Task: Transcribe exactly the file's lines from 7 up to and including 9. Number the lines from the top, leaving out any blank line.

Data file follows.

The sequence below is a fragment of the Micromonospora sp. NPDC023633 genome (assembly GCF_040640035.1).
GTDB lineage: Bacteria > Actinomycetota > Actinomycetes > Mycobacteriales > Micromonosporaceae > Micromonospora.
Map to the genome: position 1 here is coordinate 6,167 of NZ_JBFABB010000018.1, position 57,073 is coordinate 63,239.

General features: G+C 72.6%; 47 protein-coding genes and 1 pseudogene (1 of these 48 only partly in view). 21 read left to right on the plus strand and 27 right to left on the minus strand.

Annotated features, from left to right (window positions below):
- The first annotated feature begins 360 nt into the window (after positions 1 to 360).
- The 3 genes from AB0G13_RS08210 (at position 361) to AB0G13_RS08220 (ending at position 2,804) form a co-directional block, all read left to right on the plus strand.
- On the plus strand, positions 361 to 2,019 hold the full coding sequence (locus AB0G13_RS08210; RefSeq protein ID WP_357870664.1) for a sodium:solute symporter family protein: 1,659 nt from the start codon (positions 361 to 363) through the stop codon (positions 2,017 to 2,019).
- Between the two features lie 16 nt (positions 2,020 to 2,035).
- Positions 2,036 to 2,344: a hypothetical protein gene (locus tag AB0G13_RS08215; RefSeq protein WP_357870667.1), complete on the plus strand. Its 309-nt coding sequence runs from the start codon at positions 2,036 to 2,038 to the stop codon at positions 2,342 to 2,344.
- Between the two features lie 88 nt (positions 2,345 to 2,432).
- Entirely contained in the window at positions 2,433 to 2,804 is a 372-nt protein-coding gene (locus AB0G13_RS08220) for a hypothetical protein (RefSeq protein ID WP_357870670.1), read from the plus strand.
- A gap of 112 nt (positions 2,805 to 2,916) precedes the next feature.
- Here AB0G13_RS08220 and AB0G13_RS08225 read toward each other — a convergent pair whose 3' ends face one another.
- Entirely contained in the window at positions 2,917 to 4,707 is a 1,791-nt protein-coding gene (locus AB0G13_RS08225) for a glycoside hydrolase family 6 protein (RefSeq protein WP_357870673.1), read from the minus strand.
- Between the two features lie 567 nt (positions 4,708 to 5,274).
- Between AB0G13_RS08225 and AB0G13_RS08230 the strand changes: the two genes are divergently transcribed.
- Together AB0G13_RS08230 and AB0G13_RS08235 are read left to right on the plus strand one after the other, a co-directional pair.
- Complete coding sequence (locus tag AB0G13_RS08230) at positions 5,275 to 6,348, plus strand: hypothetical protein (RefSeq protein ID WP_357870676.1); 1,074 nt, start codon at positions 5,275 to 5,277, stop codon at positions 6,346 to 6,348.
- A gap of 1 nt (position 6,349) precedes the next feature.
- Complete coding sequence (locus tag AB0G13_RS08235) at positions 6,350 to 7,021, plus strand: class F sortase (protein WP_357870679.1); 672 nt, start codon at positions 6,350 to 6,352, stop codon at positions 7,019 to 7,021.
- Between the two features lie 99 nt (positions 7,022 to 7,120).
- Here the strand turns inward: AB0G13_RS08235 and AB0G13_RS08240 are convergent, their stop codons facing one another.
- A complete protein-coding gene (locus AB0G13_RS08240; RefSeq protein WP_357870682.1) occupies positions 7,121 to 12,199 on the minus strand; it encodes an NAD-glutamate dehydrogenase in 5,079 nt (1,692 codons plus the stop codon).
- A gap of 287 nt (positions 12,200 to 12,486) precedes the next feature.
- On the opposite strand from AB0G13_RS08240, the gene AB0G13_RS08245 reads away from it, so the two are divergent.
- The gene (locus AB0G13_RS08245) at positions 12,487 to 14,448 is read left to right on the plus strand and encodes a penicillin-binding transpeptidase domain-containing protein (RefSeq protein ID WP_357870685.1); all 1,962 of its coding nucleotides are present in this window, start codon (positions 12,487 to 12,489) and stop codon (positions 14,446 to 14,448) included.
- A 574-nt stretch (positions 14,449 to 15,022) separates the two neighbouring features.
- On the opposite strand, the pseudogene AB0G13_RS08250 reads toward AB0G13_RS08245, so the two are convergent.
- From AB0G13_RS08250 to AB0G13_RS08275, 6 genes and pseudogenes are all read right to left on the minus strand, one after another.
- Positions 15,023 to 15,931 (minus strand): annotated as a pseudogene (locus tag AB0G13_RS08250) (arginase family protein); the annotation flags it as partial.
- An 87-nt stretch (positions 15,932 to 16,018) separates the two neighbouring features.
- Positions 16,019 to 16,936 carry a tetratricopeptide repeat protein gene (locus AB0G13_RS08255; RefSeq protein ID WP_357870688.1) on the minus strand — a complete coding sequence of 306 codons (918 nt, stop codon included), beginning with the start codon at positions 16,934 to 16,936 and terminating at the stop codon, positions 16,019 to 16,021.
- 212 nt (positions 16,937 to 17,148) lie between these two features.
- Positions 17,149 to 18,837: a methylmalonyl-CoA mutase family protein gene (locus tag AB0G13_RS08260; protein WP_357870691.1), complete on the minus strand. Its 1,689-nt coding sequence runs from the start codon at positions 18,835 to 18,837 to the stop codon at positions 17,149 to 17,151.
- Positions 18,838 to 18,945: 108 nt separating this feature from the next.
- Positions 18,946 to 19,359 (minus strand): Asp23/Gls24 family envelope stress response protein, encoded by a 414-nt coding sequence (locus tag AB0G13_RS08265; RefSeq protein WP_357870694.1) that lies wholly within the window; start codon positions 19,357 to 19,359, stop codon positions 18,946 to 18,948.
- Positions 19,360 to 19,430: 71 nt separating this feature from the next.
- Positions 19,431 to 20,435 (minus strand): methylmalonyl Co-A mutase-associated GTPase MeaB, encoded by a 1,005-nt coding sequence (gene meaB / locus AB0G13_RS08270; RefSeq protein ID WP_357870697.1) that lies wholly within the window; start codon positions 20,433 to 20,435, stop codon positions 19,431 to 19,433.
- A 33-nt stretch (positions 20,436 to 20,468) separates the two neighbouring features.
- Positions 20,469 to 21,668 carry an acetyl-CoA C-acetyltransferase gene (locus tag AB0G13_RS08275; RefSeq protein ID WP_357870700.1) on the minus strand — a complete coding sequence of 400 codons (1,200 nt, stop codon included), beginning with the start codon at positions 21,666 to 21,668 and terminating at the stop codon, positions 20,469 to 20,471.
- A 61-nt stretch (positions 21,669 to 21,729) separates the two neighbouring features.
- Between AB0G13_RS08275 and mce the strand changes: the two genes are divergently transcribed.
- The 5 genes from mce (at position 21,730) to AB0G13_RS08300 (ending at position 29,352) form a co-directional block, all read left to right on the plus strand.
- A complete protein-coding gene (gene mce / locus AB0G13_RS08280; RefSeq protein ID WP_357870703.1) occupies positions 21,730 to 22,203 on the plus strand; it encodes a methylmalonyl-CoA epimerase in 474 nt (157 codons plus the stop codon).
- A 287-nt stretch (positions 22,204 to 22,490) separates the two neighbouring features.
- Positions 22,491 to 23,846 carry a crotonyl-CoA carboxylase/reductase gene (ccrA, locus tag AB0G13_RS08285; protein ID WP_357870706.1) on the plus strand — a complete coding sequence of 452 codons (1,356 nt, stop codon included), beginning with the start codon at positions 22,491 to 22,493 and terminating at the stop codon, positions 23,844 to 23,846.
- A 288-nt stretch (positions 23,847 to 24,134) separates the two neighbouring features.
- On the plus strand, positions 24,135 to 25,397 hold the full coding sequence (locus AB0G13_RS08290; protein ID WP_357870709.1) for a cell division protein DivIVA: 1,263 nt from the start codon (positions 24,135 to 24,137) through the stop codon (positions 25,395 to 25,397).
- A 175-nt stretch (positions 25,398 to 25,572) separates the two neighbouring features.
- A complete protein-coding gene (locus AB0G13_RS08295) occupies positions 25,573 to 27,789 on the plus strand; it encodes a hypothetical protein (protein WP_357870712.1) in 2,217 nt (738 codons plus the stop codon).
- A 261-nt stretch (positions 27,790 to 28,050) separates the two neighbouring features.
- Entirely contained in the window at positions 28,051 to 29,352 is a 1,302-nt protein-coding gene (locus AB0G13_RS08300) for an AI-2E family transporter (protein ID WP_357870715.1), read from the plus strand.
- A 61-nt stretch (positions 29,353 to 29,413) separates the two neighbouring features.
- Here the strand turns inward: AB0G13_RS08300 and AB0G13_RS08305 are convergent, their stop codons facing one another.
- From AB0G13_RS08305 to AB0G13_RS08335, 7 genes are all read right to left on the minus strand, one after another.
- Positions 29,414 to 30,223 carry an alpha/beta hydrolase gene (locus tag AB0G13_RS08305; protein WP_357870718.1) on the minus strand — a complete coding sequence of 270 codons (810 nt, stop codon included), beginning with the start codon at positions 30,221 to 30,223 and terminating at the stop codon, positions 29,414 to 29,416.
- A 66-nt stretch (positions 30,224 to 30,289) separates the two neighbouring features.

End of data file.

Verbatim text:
- The 3 genes from AB0G13_RS08210 (at position 361) to AB0G13_RS08220 (ending at position 2,804) form a co-directional block, all read left to right on the plus strand.
- On the plus strand, positions 361 to 2,019 hold the full coding sequence (locus AB0G13_RS08210; RefSeq protein ID WP_357870664.1) for a sodium:solute symporter family protein: 1,659 nt from the start codon (positions 361 to 363) through the stop codon (positions 2,017 to 2,019).
- Between the two features lie 16 nt (positions 2,020 to 2,035).